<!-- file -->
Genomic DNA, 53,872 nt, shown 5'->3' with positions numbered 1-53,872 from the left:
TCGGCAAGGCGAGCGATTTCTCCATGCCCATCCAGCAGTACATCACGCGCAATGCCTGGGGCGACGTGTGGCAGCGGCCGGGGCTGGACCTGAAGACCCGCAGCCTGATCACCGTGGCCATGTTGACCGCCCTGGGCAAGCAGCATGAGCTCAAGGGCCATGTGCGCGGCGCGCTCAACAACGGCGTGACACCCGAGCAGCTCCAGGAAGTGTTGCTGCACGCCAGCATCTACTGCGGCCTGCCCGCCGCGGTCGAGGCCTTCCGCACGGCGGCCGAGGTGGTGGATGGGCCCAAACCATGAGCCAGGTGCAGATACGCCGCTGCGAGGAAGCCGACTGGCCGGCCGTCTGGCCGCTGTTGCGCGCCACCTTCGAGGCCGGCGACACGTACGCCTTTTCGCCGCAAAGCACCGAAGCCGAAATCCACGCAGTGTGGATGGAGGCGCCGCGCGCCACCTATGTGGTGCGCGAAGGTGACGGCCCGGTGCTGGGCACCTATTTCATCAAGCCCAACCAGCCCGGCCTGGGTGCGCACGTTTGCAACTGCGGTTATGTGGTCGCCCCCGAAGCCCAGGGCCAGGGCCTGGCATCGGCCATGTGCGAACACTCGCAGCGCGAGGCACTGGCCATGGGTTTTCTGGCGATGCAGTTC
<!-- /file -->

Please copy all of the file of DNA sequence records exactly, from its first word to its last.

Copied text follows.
Genomic DNA, 53,872 nt, shown 5'->3' with positions numbered 1-53,872 from the left:
TCGGCAAGGCGAGCGATTTCTCCATGCCCATCCAGCAGTACATCACGCGCAATGCCTGGGGCGACGTGTGGCAGCGGCCGGGGCTGGACCTGAAGACCCGCAGCCTGATCACCGTGGCCATGTTGACCGCCCTGGGCAAGCAGCATGAGCTCAAGGGCCATGTGCGCGGCGCGCTCAACAACGGCGTGACACCCGAGCAGCTCCAGGAAGTGTTGCTGCACGCCAGCATCTACTGCGGCCTGCCCGCCGCGGTCGAGGCCTTCCGCACGGCGGCCGAGGTGGTGGATGGGCCCAAACCATGAGCCAGGTGCAGATACGCCGCTGCGAGGAAGCCGACTGGCCGGCCGTCTGGCCGCTGTTGCGCGCCACCTTCGAGGCCGGCGACACGTACGCCTTTTCGCCGCAAAGCACCGAAGCCGAAATCCACGCAGTGTGGATGGAGGCGCCGCGCGCCACCTATGTGGTGCGCGAAGGTGACGGCCCGGTGCTGGGCACCTATTTCATCAAGCCCAACCAGCCCGGCCTGGGTGCGCACGTTTGCAACTGCGGTTATGTGGTCGCCCCCGAAGCCCAGGGCCAGGGCCTGGCATCGGCCATGTGCGAACACTCGCAGCGCGAGGCACTGGCCATGGGTTTTCTGGCGATGCAGTTC